The Complete Calendar: schedule it so you’ll get to it

If you’re a knowledge worker, you might have a pretty flexible schedule. It can be hard to manage your time.

And if you don’t manage your time well, you might end up procrastinating, or not getting your most important work done.

Since my recent mini-retirement, I’ve had a lot of freedom, so I’ve experimented with different ways of managing my time. And the latest method I’ve tried is a good one.

Now, this time management method is not perfect. I didn’t like it enough, because I couldn’t make it work while letting me sleep in, as I like to do. But I couldn’t argue with the results: this method made me quite productive. It reduced my stress and my procrastination, so I want to share it with you.

It’s called the Complete Calendar. The idea behind it is that you schedule everything that you want to do.

This means scheduling when you’ll do your hardest work, when you’ll process your email, when you’ll plan your week, and so on. If you’re lucky enough to be self-employed, as I am, you can even extend the scheduling to your life outside of work. You could schedule when you’ll play sports, when you’ll clean the house, and when you’ll get the groceries.

Why schedule everything you want to do, though?

Normally, you might schedule only appointments and meetings. What’s the problem with that?

The problem is that you’re more likely to do the things you’ve scheduled, and less likely to do the things you haven’t. Is it your priority to have meetings and appointments? That’s not my priority. And it probably isn’t yours either.

The logic behind the Complete Calendar is that since you’re more likely to do what you’ve scheduled, you should schedule what you want to do, and not schedule what you don’t want to do. If you follow your schedule, you’ll do more of what you want to do, and less of what you don’t.

The alternative is to let your week happen to you. The alternative is hoping that you’ll have time to get to what you want to do—but in practice, things don’t work out that way.

So to use the Complete Calendar, you list all the things you want to do, and you put them somewhere on your calendar. You do this until your week is full or until you run out of things you want to do.

But where do you start? You start with what’s most important to you.

Start with your deep work

What’s most important is probably your deep work. It’s the work you do that requires intense concentration and effort and it’s the work that produces the most value.

The opposite of doing deep work is doing shallow tasks, busywork. Tasks that make you feel good in the moment for checking off boxes, but that don’t contribute much to long-term productivity.

So figure out how much deep work you’d like to do each day, and put it on your calendar. I like to do this in big chunks of at least 90 minutes, but preferably of two to three hours. Then fit your other work tasks around your deep work.

Now, you might worry that if you block off large chunks of time for your deep work, you won’t have enough time left for those smaller, less important tasks. And while those smaller task may not add as much value, you still need to do them.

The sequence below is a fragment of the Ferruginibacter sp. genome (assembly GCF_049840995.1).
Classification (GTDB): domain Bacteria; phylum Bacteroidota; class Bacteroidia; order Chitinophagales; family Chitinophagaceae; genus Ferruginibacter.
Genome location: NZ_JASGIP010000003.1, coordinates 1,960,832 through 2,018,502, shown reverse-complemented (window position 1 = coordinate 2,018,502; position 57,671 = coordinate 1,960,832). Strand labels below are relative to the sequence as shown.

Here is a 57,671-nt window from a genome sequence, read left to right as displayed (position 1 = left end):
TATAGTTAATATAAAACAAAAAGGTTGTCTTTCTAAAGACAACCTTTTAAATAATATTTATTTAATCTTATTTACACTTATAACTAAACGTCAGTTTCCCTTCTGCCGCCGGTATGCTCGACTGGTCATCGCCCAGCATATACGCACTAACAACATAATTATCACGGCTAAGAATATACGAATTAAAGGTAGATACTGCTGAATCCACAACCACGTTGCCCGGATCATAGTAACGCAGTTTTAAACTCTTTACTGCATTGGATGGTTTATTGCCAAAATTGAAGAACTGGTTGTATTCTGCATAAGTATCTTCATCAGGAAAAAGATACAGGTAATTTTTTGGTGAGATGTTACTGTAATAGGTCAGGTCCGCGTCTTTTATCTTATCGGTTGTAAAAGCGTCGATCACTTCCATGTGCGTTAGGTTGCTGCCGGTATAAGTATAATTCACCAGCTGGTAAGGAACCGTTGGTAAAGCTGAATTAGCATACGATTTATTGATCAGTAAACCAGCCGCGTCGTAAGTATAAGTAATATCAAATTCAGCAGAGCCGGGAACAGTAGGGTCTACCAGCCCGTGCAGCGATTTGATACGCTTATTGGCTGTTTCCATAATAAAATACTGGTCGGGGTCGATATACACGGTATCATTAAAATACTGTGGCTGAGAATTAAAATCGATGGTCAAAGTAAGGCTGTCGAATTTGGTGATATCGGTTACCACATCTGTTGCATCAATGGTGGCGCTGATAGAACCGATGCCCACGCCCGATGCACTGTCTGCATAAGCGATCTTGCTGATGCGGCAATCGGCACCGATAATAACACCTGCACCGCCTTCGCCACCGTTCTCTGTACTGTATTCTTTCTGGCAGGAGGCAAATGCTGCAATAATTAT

In practice, this isn’t a problem. The less important tasks seem to fit in between deep work chunks.

If you schedule five hours of deep work a day, and you work a regular eight-hour workday, that still leaves three hours for all the less important work. Those three hours probably won’t be one long stretch of time, but you don’t need long stretches of time to process your email or to tell your manager what you’ve been up to.

Just last week, I was chatting with someone who schedules his deep work to great effect. This man volunteers for the same organization I do, but in his day job he works full time for a municipal government.

His schedule is bimodal: he schedules half of his week in big chunks, often working from home or from a café so he can work without being interrupted by his team. This is when he does his deep work. The other half of the week, he explicitly makes himself available for his team.

This schedule allows him to be productive, because every week he makes time for his deep work. At the same time, the schedule works for his team, because they know there will be set times when he is available to them.

(In fact, a key to scheduling your week using a Complete Calendar is to communicate. Tell the people you work with what your schedule is, so they know what to expect.)

You don’t have to use the bimodal schedule to use the Complete Calendar method; it’s just one way to use it. The point here is that you shouldn’t dismiss a “deep work” schedule as infeasible for people who are not self-employed.

After you schedule your deep work, ask yourself what your next most important work is. Maybe it’s keeping your manager up to date on your progress. So schedule that. What’s next? Writing a weekly report? Schedule that. Keep scheduling everything you want to do, in order of priority, until you run out of time.

What happens then? In other words, what happens when your schedule is full, but there are still things you want to do that you haven’t scheduled yet?